Seoul, South Korea – Clearing up with Stereotypes about Korea

(First of all: Unfortunately my external  harddrive stopped working, so I lost all of my pictures and can’t use any right now.. I am going back home in 2 weeks and hope that I can fix it then! Will add pictures then. I hope. :()

 

Like probably everyone who plans on going abroad for more than a few weeks I spend many hours researching about my destination and it’s culture and especially it’s etiquette. (If you don’t do this, please, please, please do us all a favor and do! There’s nothing worse than uninformed foreigners who behave badly and ruin the reputation of people who actually want to move to a different country.)

After actually living in Korea for a few months I came to realize that a lot of the information on the internet is inaccurate or already out of date. So today I am going to give you a 2016 update on the things you will most likely stumble upon if you Google your way through things you need to know before moving to Korea. Is it really seen as rude if you stick your Chopsticks in to a bowl of rice? Do people really judge you and tell you about your flaws? Let’s find out!

 

Stereotype number one: Everyone loves Kpop. 

So, this is actually a stereotype that confused me quite a bit and before I came here I thought there’s no way that this is even a thing. But ever since I came here I actually do understand why people would think this way. No matter where you go (unless of course you visit a shrine, museum or temple) chances are very high that you will be hearing Kpop playing around you. Want to go to Myeongdong and shop your way through the day? Prepare to hear Kpop. Want to sit down in a cafe and talk to your friends about god and the world? Prepare to hear Kpop. In our university we can’t even enter the building without hearing Kpop play through the speakers! Yes, you read that right. Our university plays Kpop music in the morning when the students start coming.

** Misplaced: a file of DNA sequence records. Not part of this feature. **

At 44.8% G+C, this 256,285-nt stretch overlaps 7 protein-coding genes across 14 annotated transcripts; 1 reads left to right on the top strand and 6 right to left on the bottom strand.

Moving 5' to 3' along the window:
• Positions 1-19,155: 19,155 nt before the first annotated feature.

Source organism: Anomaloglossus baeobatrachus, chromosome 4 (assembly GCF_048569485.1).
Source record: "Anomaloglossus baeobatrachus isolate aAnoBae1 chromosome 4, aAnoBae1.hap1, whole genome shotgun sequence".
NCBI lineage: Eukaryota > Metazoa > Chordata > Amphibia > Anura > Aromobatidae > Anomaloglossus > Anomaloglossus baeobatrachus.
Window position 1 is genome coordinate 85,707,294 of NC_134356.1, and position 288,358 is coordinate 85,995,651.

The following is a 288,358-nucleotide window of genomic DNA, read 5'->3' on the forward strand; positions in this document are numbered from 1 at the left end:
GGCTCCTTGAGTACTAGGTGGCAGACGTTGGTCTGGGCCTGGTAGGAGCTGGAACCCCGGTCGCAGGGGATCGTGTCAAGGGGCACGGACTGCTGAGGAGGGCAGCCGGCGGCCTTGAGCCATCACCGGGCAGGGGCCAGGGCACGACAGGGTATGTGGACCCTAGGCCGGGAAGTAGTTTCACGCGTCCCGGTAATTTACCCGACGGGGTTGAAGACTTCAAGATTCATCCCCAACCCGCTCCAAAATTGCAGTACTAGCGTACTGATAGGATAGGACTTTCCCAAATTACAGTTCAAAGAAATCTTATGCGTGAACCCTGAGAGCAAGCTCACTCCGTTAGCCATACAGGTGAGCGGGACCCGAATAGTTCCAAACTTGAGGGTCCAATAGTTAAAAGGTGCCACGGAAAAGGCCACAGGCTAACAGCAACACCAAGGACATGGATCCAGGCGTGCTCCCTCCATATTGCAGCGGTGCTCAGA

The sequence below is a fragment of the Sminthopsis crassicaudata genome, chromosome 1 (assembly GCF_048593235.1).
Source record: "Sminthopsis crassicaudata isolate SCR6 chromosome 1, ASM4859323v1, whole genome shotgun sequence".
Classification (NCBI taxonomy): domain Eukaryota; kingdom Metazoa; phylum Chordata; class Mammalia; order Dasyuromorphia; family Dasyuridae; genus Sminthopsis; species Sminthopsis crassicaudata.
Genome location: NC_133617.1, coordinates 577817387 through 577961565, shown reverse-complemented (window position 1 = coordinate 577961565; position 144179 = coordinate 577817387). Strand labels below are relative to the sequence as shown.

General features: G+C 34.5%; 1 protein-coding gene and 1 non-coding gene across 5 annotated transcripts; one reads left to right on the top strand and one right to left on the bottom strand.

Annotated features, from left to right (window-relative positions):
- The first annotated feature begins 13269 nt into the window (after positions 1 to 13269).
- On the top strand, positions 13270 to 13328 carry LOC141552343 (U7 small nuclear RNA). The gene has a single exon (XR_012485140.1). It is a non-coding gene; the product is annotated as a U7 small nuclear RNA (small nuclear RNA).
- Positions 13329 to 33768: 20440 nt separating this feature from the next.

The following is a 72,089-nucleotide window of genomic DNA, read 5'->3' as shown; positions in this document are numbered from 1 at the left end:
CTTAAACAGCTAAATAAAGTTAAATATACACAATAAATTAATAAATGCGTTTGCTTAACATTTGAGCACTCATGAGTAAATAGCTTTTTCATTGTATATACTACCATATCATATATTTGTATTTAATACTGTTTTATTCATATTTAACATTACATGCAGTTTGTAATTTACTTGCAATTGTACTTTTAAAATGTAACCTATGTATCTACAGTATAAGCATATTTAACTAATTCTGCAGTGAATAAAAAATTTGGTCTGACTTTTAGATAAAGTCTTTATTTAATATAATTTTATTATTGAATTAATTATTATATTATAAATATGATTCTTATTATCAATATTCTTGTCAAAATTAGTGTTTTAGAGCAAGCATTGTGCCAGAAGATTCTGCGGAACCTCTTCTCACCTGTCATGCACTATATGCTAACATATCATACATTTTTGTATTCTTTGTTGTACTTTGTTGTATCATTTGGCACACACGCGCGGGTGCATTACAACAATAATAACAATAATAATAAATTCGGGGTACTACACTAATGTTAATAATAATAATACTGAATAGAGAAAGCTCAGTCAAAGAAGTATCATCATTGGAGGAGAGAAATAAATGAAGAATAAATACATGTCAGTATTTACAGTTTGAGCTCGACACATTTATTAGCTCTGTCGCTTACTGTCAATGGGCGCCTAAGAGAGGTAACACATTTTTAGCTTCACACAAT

Despite Kpop being played everywhere not all people do like it or listen to it in their free time. I asked many, many Koreans what kind of music they listen to and the answer was ’not Kpop‘ about 75% of the time. I guess hearing it all the time does get you annoyed after a while. Even if you are Korean. (Yes, hearing ‚Shy Shy Shy‘ at least 15 times a day does indeed get annoying, believe me.)

 

Everyone speaks English and you will be fine without being able to speak any Korean at all.

I read this on the internet a lot before coming here and I am really glad that I learned the basics before coming here, because it is simply NOT TRUE. I don’t even want to sugarcoat it for you that’s how untrue this is. You want to order in a fast food restaurant?  Don’t expect the waitress to understand your order if you speak in English. Instead many places like McDonalds do have computers where you can order, so if you are not confident in ordering in (even broken) Korean you can use this. Want to get around town in a Taxi? Make sure you have the address written down in Korean, because otherwise you might end up somewhere else. You want to ask somebody for the way? Good luck on that, because out of 5 Koreans you encounter only 1 or maybe 2 if you are lucky will be able to understand you or reply in English. Of course, it could be that I am just unlucky, but after living here for a few months this is my experience. Not even most of my classmates speak English and they are attending an English class. (No idea how they manage to do that by the way..)  I recommend at least learning  the Korean alphabet to be able to read signs and say what you want if it’s written somewhere. I promise you the Korean alphabet is the easiest thing to learn and it won’t take you more than an hour or two if you are a slow learner. There are many nice tutorials on how to learn it easily.

Of course, by saying that not everyone speaks English I am not saying that no one does. There are kind a bunch of Koreans (especially university students and people who were abroad for some reason)  who do speak English just fine. I’m just saying that you shouldn’t expect to be able to get along without having communication issues. Well, of course there’s always a way of communicating with your hands and feet.